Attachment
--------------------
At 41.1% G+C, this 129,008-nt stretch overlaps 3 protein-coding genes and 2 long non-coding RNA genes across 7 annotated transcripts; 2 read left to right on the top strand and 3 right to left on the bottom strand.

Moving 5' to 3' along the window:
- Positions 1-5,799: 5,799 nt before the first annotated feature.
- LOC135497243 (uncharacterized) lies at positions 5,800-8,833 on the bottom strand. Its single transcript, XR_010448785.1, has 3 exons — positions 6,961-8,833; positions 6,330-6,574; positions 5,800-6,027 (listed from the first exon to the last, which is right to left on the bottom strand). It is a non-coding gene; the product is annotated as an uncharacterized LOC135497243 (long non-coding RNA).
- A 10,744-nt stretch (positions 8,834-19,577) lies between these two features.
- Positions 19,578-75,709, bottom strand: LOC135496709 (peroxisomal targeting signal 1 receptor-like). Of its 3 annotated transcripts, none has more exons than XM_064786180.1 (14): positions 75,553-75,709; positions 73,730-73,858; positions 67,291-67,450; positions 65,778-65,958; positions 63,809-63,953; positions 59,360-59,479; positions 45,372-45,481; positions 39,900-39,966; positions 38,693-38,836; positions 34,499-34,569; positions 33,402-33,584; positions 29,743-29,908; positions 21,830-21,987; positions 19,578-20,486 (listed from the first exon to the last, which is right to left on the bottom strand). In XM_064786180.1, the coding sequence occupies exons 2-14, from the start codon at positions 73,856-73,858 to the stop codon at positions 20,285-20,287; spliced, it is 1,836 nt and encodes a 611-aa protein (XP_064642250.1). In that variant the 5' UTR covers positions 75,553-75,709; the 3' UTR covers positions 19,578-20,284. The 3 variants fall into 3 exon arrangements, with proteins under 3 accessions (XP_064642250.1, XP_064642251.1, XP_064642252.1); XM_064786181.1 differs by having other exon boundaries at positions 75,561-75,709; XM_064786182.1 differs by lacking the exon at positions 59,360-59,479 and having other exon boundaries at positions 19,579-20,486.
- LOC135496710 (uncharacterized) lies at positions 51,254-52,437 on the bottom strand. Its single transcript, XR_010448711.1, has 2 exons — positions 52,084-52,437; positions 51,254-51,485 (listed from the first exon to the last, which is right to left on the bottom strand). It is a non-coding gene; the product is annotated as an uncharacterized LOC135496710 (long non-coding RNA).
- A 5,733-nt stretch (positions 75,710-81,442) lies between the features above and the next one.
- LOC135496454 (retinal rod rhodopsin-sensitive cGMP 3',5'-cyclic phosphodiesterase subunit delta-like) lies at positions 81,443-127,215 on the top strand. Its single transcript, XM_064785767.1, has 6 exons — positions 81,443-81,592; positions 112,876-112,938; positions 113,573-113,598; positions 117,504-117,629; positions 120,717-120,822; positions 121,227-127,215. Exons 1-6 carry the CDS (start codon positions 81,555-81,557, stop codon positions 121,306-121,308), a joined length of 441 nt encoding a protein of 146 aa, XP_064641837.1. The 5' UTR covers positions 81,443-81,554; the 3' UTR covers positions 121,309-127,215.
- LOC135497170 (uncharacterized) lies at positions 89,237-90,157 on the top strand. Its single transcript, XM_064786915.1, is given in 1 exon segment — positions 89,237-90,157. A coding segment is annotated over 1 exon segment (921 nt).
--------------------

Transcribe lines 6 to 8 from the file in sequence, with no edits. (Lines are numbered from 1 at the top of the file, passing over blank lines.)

- Positions 19,578-75,709, bottom strand: LOC135496709 (peroxisomal targeting signal 1 receptor-like). Of its 3 annotated transcripts, none has more exons than XM_064786180.1 (14): positions 75,553-75,709; positions 73,730-73,858; positions 67,291-67,450; positions 65,778-65,958; positions 63,809-63,953; positions 59,360-59,479; positions 45,372-45,481; positions 39,900-39,966; positions 38,693-38,836; positions 34,499-34,569; positions 33,402-33,584; positions 29,743-29,908; positions 21,830-21,987; positions 19,578-20,486 (listed from the first exon to the last, which is right to left on the bottom strand). In XM_064786180.1, the coding sequence occupies exons 2-14, from the start codon at positions 73,856-73,858 to the stop codon at positions 20,285-20,287; spliced, it is 1,836 nt and encodes a 611-aa protein (XP_064642250.1). In that variant the 5' UTR covers positions 75,553-75,709; the 3' UTR covers positions 19,578-20,284. The 3 variants fall into 3 exon arrangements, with proteins under 3 accessions (XP_064642250.1, XP_064642251.1, XP_064642252.1); XM_064786181.1 differs by having other exon boundaries at positions 75,561-75,709; XM_064786182.1 differs by lacking the exon at positions 59,360-59,479 and having other exon boundaries at positions 19,579-20,486.
- LOC135496710 (uncharacterized) lies at positions 51,254-52,437 on the bottom strand. Its single transcript, XR_010448711.1, has 2 exons — positions 52,084-52,437; positions 51,254-51,485 (listed from the first exon to the last, which is right to left on the bottom strand). It is a non-coding gene; the product is annotated as an uncharacterized LOC135496710 (long non-coding RNA).
- A 5,733-nt stretch (positions 75,710-81,442) lies between the features above and the next one.